ALL ROADS TO LEAD TO… VIENNA
Working in the shadow of the tour de france
Like many race organisers, I came to the job almost by accident. In 1987, when they awarded the World Championships to Austria, the problem was that the road races were in Villach but the track championships were 350 kilometres away in Vienna. I was 23 at the time and already working in managing and organising events in Vienna, so they brought me on board to help for the final two months. Somehow I have been around the sport ever since...
After the championships they asked me to help with Vienna-Gresten-Vienna, a four-day stage race held in May. At first I just did it part-time but, three years later, I took over the management of the race. It grew nicely because it was popular with the teams, as was the Tour of Austria itself. That’s because alongside good infrastructure, Austria also has good roads, hotels and food. Yet while the teams liked to come, the schedules were always very difficult for them. They started asking if we’d consider moving the Tour of Austria to July, when their non-Tour de France riders were effectively redundant. I spoke to the Austrian Federation, the owners of the race, but they didn’t want to do it. riding the Dauphiné or Tour de Suisse to prepare for the Tour de France.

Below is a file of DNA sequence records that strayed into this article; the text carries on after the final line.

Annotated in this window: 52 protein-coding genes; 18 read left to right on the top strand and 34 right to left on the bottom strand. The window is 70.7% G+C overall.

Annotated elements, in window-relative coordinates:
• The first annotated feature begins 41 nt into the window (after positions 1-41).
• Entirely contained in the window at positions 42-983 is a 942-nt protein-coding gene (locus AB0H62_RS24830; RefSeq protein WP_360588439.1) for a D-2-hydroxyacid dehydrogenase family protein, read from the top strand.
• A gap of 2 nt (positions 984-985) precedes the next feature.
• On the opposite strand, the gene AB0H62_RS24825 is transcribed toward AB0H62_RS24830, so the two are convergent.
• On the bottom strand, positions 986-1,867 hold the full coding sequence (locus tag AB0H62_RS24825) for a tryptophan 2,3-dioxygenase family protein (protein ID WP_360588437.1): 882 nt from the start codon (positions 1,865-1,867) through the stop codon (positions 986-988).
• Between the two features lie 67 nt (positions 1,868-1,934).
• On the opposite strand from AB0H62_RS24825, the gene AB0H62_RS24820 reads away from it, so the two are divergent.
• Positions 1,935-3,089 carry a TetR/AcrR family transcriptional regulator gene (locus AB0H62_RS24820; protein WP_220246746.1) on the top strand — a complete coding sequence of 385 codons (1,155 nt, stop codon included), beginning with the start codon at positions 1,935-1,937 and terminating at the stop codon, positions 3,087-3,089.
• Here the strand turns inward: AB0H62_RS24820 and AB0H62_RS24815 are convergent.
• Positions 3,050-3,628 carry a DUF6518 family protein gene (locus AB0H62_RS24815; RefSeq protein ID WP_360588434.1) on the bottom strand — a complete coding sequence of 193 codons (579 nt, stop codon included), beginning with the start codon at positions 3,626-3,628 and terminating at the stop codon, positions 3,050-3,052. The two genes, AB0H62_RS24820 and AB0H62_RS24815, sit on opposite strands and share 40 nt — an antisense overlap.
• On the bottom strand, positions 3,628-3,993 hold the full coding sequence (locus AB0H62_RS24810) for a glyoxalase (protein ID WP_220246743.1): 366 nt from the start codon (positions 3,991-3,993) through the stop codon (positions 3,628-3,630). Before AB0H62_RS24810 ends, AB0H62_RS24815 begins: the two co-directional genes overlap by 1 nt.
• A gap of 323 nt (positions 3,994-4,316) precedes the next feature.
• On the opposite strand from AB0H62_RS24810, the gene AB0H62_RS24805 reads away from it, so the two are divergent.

Then the ProTour started and the teams had to have bigger rosters. Since only nine of them could ride the Tour de France, other riders wanting to ride the Vuelta and the Worlds needed races to improve their form. So ultimately, we decided to stop Vienna-Gresten-Vienna altogether and to consolidate the two events by moving the Tour of Austria to July. In 2005 we did just that and I was given the full-time job of organising it. That’s probably more than any other nonWorldTour race.
Of course, like all race organisers, I’m ambitious and my instinct is to try to make the race grow as much as possible. By the same token there’s a very delicate balance to be struck because our remit is to promote Austrian cycling. We need to give as many young Austrian riders as possible the chance to compete against the best riders in the world but we don’t have any ProContinental teams in this country. This year we had seven home-based Continental teams competing, which we’d never be able to do if we were in the WorldTour. So for now we’re better served being a 1.HC race, although the flip-side of that is that we have very little influence. If we had three or four ProContinental teams in Austria, we could consider trying to make the step up. But the fact is that we don’t and so we can’t.